And then, well, then, my mother actually did die, and then Rachel and I had a baby and moved and had little access to cable TV (although I’m guessing that last one is a flimsy excuse, given that ER probably plays on all the free channels in 24-hour marathons), and that particular show fell by the wayside, as did many, many things.
But I still kind of missed it. If all the characters were real people, I would friend them on Facebook and ask them for updates: “Great to see you! It’s been so long! How are the twins? Did Seattle work out?”
I missed it not least for the fact that ER was just full of smart, sexy, professional women who were integral to the storyline (for more on that, see Dorothy Surrenders) — nurses, yes, fantastic nurses, but also doctors. (And not blathering idiot doctors like the whiny whinies on Grey’s Anatomy.) Some of them were even queer.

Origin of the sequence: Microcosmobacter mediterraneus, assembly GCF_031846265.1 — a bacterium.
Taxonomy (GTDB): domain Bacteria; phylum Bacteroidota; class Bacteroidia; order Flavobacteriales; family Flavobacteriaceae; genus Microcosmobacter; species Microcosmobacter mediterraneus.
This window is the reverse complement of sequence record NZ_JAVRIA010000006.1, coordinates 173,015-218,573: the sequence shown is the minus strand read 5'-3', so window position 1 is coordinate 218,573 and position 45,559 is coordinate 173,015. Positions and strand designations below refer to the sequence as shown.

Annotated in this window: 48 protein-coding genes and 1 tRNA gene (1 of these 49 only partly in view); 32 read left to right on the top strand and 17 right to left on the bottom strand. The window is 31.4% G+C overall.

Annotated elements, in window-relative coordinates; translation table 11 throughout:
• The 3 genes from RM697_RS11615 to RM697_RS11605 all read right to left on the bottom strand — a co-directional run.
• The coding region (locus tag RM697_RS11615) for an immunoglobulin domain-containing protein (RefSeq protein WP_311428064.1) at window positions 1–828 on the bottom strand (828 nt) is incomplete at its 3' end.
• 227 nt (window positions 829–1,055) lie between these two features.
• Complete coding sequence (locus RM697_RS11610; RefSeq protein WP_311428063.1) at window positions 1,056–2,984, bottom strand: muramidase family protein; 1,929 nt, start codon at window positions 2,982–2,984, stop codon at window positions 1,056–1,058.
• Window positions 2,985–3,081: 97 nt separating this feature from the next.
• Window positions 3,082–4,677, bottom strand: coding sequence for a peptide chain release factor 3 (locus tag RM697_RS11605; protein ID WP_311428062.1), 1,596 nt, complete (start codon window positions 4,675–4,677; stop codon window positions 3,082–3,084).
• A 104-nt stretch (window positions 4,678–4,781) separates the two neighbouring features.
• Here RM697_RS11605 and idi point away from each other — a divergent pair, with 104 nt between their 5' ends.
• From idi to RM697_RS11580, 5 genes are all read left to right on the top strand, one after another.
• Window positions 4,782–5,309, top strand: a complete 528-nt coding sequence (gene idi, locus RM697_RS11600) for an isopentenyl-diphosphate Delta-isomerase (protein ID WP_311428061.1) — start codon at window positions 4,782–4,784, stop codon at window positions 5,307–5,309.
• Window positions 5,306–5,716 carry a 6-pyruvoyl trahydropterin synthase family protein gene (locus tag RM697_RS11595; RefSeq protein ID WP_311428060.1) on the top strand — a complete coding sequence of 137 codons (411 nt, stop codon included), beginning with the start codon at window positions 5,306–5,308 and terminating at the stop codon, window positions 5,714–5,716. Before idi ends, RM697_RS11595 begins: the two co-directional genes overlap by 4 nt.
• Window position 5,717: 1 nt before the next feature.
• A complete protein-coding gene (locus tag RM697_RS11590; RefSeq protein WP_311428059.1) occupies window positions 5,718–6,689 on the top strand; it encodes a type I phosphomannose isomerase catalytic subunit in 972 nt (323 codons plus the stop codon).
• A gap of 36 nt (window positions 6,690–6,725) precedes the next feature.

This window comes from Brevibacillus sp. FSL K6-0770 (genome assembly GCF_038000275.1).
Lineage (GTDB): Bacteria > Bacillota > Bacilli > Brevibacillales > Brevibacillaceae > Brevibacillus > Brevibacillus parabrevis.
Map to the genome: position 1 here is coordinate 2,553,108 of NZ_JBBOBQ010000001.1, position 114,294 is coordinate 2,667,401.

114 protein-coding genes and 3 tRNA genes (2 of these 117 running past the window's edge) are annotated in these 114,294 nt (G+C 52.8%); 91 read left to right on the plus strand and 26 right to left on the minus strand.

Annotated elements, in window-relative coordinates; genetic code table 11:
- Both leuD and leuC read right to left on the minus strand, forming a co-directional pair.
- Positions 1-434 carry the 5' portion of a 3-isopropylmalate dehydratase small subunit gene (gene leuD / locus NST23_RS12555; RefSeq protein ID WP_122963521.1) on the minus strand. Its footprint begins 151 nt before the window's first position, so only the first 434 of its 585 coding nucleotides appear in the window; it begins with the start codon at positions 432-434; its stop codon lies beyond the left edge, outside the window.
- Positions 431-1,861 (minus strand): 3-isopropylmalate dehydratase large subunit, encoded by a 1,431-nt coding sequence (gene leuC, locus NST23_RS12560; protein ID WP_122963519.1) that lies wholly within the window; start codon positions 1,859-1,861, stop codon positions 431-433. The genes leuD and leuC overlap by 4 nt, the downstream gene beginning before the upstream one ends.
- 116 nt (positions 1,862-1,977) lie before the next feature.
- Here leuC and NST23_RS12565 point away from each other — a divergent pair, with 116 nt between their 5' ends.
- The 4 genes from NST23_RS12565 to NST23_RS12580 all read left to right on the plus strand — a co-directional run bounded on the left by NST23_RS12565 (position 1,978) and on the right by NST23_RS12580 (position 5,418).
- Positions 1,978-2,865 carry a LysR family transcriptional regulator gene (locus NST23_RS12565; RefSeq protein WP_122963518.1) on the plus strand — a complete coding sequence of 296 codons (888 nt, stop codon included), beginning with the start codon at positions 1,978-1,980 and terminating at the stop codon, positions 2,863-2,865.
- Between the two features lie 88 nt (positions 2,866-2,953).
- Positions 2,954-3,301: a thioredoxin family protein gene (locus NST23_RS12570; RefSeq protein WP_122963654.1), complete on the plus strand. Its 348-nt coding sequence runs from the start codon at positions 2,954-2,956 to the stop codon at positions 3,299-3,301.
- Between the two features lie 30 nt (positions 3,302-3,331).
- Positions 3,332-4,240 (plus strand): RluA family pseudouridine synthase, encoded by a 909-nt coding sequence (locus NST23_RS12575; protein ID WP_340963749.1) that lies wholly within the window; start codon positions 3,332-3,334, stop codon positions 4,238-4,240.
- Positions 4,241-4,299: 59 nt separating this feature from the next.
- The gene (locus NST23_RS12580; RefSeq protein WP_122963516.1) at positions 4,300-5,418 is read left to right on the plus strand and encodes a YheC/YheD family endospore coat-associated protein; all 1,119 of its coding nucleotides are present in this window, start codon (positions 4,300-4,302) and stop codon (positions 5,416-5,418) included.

Of course, the plot that involved Kerry and Sandy and their baby boy, Henry, held a certain weight for everyone in my circles. You remember: bio-mom Sandy, a firefighter, dies, and her homophobic-ass family tries to take the baby away from Kerry. At about 11:01 PM on the Thursday night after it aired, my phone rang. It was my mother. From her hospital bed. She was livid.
“You just make sure that Rachel adopts that baby!” she told me.
“She will,” I said. But then I also tried to comfort her with the obvious. “But Mom, um, you and dad aren’t going to try to take the baby away from Rachel if anything happens to me.”
“Of course we aren’t!” she snapped. “But that doesn’t matter. You just make sure you take care of things!”
“Okay, Mom,” I said. “Okay.”